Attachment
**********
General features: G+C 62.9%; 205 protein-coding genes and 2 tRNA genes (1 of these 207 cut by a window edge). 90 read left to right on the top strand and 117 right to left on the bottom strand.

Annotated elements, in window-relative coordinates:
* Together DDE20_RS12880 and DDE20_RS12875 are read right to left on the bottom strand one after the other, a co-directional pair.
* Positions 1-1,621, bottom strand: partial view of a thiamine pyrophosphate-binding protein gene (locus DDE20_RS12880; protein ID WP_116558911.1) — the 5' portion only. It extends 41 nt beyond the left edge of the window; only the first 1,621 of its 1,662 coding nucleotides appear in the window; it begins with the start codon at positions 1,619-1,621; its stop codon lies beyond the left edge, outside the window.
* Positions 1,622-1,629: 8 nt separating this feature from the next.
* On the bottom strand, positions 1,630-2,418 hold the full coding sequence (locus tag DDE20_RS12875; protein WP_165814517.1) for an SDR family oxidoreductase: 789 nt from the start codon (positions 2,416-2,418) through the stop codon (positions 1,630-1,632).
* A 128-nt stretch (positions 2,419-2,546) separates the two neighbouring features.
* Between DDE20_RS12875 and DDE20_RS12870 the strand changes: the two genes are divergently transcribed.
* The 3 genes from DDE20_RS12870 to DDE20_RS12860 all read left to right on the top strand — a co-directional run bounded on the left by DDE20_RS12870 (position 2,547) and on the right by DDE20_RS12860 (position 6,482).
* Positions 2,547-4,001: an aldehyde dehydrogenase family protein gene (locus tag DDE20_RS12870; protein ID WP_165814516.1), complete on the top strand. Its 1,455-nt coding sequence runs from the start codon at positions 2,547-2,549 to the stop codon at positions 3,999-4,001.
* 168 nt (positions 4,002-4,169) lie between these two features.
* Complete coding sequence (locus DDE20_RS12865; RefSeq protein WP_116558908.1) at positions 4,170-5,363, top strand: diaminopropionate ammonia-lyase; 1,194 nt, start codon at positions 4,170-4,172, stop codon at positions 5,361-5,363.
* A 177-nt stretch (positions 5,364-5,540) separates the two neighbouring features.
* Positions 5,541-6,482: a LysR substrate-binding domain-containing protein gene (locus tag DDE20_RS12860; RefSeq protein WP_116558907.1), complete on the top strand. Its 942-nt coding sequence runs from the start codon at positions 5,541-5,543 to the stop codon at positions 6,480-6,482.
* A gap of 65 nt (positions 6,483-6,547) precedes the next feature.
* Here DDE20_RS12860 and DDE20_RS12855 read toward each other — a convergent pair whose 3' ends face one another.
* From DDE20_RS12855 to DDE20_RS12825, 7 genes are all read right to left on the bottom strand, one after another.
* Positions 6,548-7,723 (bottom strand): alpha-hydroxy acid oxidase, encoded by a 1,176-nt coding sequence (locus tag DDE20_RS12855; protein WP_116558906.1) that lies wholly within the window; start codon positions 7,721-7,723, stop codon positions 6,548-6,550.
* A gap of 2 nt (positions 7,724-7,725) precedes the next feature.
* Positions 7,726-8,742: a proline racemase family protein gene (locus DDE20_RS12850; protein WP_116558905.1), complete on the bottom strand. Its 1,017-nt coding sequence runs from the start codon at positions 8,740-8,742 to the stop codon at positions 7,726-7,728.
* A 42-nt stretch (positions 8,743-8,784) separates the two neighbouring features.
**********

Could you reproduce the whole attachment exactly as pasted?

General features: G+C 62.9%; 205 protein-coding genes and 2 tRNA genes (1 of these 207 cut by a window edge). 90 read left to right on the top strand and 117 right to left on the bottom strand.

Annotated elements, in window-relative coordinates:
* Together DDE20_RS12880 and DDE20_RS12875 are read right to left on the bottom strand one after the other, a co-directional pair.
* Positions 1-1,621, bottom strand: partial view of a thiamine pyrophosphate-binding protein gene (locus DDE20_RS12880; protein ID WP_116558911.1) — the 5' portion only. It extends 41 nt beyond the left edge of the window; only the first 1,621 of its 1,662 coding nucleotides appear in the window; it begins with the start codon at positions 1,619-1,621; its stop codon lies beyond the left edge, outside the window.
* Positions 1,622-1,629: 8 nt separating this feature from the next.
* On the bottom strand, positions 1,630-2,418 hold the full coding sequence (locus tag DDE20_RS12875; protein WP_165814517.1) for an SDR family oxidoreductase: 789 nt from the start codon (positions 2,416-2,418) through the stop codon (positions 1,630-1,632).
* A 128-nt stretch (positions 2,419-2,546) separates the two neighbouring features.
* Between DDE20_RS12875 and DDE20_RS12870 the strand changes: the two genes are divergently transcribed.
* The 3 genes from DDE20_RS12870 to DDE20_RS12860 all read left to right on the top strand — a co-directional run bounded on the left by DDE20_RS12870 (position 2,547) and on the right by DDE20_RS12860 (position 6,482).
* Positions 2,547-4,001: an aldehyde dehydrogenase family protein gene (locus tag DDE20_RS12870; protein ID WP_165814516.1), complete on the top strand. Its 1,455-nt coding sequence runs from the start codon at positions 2,547-2,549 to the stop codon at positions 3,999-4,001.
* 168 nt (positions 4,002-4,169) lie between these two features.
* Complete coding sequence (locus DDE20_RS12865; RefSeq protein WP_116558908.1) at positions 4,170-5,363, top strand: diaminopropionate ammonia-lyase; 1,194 nt, start codon at positions 4,170-4,172, stop codon at positions 5,361-5,363.
* A 177-nt stretch (positions 5,364-5,540) separates the two neighbouring features.
* Positions 5,541-6,482: a LysR substrate-binding domain-containing protein gene (locus tag DDE20_RS12860; RefSeq protein WP_116558907.1), complete on the top strand. Its 942-nt coding sequence runs from the start codon at positions 5,541-5,543 to the stop codon at positions 6,480-6,482.
* A gap of 65 nt (positions 6,483-6,547) precedes the next feature.
* Here DDE20_RS12860 and DDE20_RS12855 read toward each other — a convergent pair whose 3' ends face one another.
* From DDE20_RS12855 to DDE20_RS12825, 7 genes are all read right to left on the bottom strand, one after another.
* Positions 6,548-7,723 (bottom strand): alpha-hydroxy acid oxidase, encoded by a 1,176-nt coding sequence (locus tag DDE20_RS12855; protein WP_116558906.1) that lies wholly within the window; start codon positions 7,721-7,723, stop codon positions 6,548-6,550.
* A gap of 2 nt (positions 7,724-7,725) precedes the next feature.
* Positions 7,726-8,742: a proline racemase family protein gene (locus DDE20_RS12850; protein WP_116558905.1), complete on the bottom strand. Its 1,017-nt coding sequence runs from the start codon at positions 8,740-8,742 to the stop codon at positions 7,726-7,728.
* A 42-nt stretch (positions 8,743-8,784) separates the two neighbouring features.